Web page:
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KERNERSVILLE, N.C. (WGHP) –Tonight, we take you to Kernersville where the Historical Preservation Society has taken over the grounds in hopes of not only preserving it but finding out who is buried there.

In Kernersville, just off south main street, in the center of town, you’ll find a quiet cemetery that Chris Gaugler calls her safe haven.

“I can feel their presence sometimes because you know, when I’m walking through…I can feel people laughing. I can feel people…saying ‘thank you'”

She dedicates her free time to learning about the roughly 300 people who are resting here.

“I tell them all the time, when I sit here on the bench, ‘we care about you, and we love you, and we’re doing this because we do want everybody to remember everything that you were then and now to this country,’” Gaugler said.

She is a Kernersville Historical Preservation society board member.

Years ago, she took a liking to the St. Paul Cemetery and eventually became the coordinator.

“My priority and my work has been the physical aspects of keeping it clean and trying to preserve it,” Gaugler said.

Black people have been buried there since the early 1800s–which dates back to pre-Civil War times. So some of the people at the St. Paul Cemetery were slaves.

“Yes. We do know that the slaves in town were buried here. And, of course, once they had freedom, they would have buried here because their family members were here,” said Kelly Hargett, executive director of the Kernersville Museum.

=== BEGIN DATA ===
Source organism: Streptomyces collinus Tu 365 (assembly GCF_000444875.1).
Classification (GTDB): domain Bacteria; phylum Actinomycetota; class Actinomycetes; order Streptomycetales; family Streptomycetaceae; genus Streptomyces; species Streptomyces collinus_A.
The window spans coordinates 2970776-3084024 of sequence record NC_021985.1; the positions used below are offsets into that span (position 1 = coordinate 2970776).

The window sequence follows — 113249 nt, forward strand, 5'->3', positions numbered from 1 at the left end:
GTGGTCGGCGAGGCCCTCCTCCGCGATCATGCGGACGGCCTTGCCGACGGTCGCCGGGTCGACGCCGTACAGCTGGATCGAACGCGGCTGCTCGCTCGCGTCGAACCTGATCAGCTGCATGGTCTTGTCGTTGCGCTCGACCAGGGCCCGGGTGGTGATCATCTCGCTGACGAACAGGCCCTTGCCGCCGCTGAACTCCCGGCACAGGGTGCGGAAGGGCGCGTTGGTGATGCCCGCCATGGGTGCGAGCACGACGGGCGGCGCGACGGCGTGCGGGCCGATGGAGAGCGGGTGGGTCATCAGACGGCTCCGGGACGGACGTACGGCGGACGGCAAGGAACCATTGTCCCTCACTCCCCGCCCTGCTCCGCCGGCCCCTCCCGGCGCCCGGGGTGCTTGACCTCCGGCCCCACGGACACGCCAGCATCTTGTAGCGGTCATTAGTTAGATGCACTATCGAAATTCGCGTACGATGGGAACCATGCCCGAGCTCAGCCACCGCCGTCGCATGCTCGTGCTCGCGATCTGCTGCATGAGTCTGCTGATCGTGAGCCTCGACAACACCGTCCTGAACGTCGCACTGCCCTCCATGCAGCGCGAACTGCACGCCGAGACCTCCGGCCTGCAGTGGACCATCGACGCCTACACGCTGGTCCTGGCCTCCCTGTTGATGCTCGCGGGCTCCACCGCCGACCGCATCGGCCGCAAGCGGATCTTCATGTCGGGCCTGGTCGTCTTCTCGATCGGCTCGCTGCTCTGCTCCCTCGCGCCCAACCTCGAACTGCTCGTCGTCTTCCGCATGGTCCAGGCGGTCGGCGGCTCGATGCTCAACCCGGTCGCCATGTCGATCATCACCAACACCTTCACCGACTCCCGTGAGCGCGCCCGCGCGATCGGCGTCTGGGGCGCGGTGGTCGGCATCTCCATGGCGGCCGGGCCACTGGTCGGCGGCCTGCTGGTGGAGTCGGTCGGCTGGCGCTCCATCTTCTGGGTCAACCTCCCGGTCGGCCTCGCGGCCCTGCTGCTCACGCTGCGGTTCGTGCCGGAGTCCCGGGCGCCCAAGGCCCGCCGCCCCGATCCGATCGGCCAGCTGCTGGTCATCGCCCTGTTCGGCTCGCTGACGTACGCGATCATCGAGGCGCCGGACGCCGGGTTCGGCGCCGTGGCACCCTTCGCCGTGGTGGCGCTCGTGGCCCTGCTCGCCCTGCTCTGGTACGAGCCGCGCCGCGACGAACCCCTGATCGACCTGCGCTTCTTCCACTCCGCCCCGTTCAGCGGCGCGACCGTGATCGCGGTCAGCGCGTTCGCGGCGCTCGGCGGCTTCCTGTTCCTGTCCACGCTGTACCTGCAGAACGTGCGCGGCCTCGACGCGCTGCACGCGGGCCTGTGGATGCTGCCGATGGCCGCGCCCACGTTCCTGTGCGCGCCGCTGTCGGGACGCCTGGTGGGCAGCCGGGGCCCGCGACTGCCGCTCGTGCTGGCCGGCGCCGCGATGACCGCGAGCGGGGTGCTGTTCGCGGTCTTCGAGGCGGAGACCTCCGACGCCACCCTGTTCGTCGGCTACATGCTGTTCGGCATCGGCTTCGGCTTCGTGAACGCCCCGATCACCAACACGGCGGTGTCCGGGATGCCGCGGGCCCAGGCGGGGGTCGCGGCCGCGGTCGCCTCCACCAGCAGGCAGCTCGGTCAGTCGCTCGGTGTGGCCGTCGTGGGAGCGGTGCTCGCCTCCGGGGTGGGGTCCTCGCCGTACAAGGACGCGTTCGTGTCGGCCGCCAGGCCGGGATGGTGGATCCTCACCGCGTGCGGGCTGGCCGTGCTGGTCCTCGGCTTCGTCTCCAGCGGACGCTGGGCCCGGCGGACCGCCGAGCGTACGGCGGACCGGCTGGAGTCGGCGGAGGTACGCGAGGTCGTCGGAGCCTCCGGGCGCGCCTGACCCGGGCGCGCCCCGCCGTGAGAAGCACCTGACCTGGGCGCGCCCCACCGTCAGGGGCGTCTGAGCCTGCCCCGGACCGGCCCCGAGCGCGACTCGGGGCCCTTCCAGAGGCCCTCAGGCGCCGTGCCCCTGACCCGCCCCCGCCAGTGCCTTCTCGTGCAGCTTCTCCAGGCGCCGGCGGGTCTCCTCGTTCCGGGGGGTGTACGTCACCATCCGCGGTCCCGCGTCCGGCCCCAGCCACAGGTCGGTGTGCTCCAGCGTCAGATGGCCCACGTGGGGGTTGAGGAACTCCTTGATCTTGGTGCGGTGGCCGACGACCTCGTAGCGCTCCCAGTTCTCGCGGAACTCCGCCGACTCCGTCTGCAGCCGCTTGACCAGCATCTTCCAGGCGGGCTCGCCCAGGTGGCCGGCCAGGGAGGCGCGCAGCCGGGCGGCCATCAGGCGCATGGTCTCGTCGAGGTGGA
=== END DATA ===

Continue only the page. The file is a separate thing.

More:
While some of these tombstones of veterans and prominent Black figures stand tall, there are those that are weathered, and others never had a stone to begin with because some families simply couldn’t afford it.

“If we can’t read them, then we have no idea,” Hargett said. “We just know that somebody’s there.”

The only reason they know someone is there is thanks to an environmental engineering firm out of Raleigh that donated their time to conduct ground penetrating radar

They found 89 unmarked graves.

Then another donation from the Marble Granite World in Kernersvill made place holders that symbolize a person is buried there.

But it’s who is buried here that brings life to their stories. One story in particular, brings up the hurtful past of Guilford County.

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“I came up one day during the summer, and there were flowers that were pretty…dead at that point. And a note attached to them that this is in memory of Eugene Hairston, which is the only recorded lynching in Guilford County,” Gaugler explained.

So who was Eugene Hairston, what’s the story behind his tragic death and why some say the teen was innocent of what he was accused of?

Details are provided in FOX8’s next episode of the Forgotten Souls of North Carolina’s Black Cemeteries.